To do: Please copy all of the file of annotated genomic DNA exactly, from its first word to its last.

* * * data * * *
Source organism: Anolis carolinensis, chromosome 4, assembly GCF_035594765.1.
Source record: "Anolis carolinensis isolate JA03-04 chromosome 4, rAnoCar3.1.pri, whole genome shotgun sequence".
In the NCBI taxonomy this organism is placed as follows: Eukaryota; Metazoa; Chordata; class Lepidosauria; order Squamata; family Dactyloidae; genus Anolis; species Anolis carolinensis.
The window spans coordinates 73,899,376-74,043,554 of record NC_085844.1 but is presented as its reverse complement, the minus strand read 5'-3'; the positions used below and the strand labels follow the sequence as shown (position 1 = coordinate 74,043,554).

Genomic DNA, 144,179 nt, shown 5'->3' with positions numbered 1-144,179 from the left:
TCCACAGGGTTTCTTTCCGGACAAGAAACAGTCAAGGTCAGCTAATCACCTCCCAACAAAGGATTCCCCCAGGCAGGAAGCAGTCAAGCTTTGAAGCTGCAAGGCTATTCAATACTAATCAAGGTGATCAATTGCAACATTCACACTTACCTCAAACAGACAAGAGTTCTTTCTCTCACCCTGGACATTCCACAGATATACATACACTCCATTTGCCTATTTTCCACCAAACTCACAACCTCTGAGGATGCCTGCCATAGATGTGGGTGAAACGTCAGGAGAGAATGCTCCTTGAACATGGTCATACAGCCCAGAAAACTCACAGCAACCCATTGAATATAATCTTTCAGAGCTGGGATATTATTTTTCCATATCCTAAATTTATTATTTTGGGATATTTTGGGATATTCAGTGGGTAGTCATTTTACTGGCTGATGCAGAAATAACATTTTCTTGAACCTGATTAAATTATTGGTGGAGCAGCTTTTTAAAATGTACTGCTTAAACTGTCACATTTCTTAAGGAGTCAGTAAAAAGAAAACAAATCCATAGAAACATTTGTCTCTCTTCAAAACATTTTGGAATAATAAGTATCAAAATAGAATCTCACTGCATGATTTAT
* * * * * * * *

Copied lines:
Source organism: Anolis carolinensis, chromosome 4, assembly GCF_035594765.1.
Source record: "Anolis carolinensis isolate JA03-04 chromosome 4, rAnoCar3.1.pri, whole genome shotgun sequence".
In the NCBI taxonomy this organism is placed as follows: Eukaryota; Metazoa; Chordata; class Lepidosauria; order Squamata; family Dactyloidae; genus Anolis; species Anolis carolinensis.
The window spans coordinates 73,899,376-74,043,554 of record NC_085844.1 but is presented as its reverse complement, the minus strand read 5'-3'; the positions used below and the strand labels follow the sequence as shown (position 1 = coordinate 74,043,554).

Genomic DNA, 144,179 nt, shown 5'->3' with positions numbered 1-144,179 from the left:
TCCACAGGGTTTCTTTCCGGACAAGAAACAGTCAAGGTCAGCTAATCACCTCCCAACAAAGGATTCCCCCAGGCAGGAAGCAGTCAAGCTTTGAAGCTGCAAGGCTATTCAATACTAATCAAGGTGATCAATTGCAACATTCACACTTACCTCAAACAGACAAGAGTTCTTTCTCTCACCCTGGACATTCCACAGATATACATACACTCCATTTGCCTATTTTCCACCAAACTCACAACCTCTGAGGATGCCTGCCATAGATGTGGGTGAAACGTCAGGAGAGAATGCTCCTTGAACATGGTCATACAGCCCAGAAAACTCACAGCAACCCATTGAATATAATCTTTCAGAGCTGGGATATTATTTTTCCATATCCTAAATTTATTATTTTGGGATATTTTGGGATATTCAGTGGGTAGTCATTTTACTGGCTGATGCAGAAATAACATTTTCTTGAACCTGATTAAATTATTGGTGGAGCAGCTTTTTAAAATGTACTGCTTAAACTGTCACATTTCTTAAGGAGTCAGTAAAAAGAAAACAAATCCATAGAAACATTTGTCTCTCTTCAAAACATTTTGGAATAATAAGTATCAAAATAGAATCTCACTGCATGATTTAT